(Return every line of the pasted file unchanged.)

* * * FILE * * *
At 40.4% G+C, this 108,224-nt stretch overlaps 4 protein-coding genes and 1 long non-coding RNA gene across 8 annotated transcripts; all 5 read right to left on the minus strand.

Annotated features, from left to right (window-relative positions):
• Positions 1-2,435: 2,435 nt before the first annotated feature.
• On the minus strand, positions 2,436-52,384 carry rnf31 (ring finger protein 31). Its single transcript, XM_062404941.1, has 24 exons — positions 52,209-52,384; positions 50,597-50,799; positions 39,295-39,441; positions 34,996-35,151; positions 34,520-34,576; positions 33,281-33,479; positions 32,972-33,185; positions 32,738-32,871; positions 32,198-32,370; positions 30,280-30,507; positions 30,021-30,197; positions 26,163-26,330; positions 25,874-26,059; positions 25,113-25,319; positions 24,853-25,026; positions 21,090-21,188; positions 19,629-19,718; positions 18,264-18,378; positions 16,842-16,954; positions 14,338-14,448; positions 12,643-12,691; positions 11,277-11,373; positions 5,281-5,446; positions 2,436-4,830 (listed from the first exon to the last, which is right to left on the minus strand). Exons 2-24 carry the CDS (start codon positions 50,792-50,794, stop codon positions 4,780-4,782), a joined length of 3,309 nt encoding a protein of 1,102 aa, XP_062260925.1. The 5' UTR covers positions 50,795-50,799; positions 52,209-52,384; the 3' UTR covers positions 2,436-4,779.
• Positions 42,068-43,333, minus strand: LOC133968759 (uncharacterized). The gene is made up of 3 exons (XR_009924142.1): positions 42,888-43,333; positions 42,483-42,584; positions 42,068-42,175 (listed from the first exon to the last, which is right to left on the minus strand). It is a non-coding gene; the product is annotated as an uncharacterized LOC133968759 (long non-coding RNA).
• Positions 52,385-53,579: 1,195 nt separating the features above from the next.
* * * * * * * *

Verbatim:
At 40.4% G+C, this 108,224-nt stretch overlaps 4 protein-coding genes and 1 long non-coding RNA gene across 8 annotated transcripts; all 5 read right to left on the minus strand.

Annotated features, from left to right (window-relative positions):
• Positions 1-2,435: 2,435 nt before the first annotated feature.
• On the minus strand, positions 2,436-52,384 carry rnf31 (ring finger protein 31). Its single transcript, XM_062404941.1, has 24 exons — positions 52,209-52,384; positions 50,597-50,799; positions 39,295-39,441; positions 34,996-35,151; positions 34,520-34,576; positions 33,281-33,479; positions 32,972-33,185; positions 32,738-32,871; positions 32,198-32,370; positions 30,280-30,507; positions 30,021-30,197; positions 26,163-26,330; positions 25,874-26,059; positions 25,113-25,319; positions 24,853-25,026; positions 21,090-21,188; positions 19,629-19,718; positions 18,264-18,378; positions 16,842-16,954; positions 14,338-14,448; positions 12,643-12,691; positions 11,277-11,373; positions 5,281-5,446; positions 2,436-4,830 (listed from the first exon to the last, which is right to left on the minus strand). Exons 2-24 carry the CDS (start codon positions 50,792-50,794, stop codon positions 4,780-4,782), a joined length of 3,309 nt encoding a protein of 1,102 aa, XP_062260925.1. The 5' UTR covers positions 50,795-50,799; positions 52,209-52,384; the 3' UTR covers positions 2,436-4,779.
• Positions 42,068-43,333, minus strand: LOC133968759 (uncharacterized). The gene is made up of 3 exons (XR_009924142.1): positions 42,888-43,333; positions 42,483-42,584; positions 42,068-42,175 (listed from the first exon to the last, which is right to left on the minus strand). It is a non-coding gene; the product is annotated as an uncharacterized LOC133968759 (long non-coding RNA).
• Positions 52,385-53,579: 1,195 nt separating the features above from the next.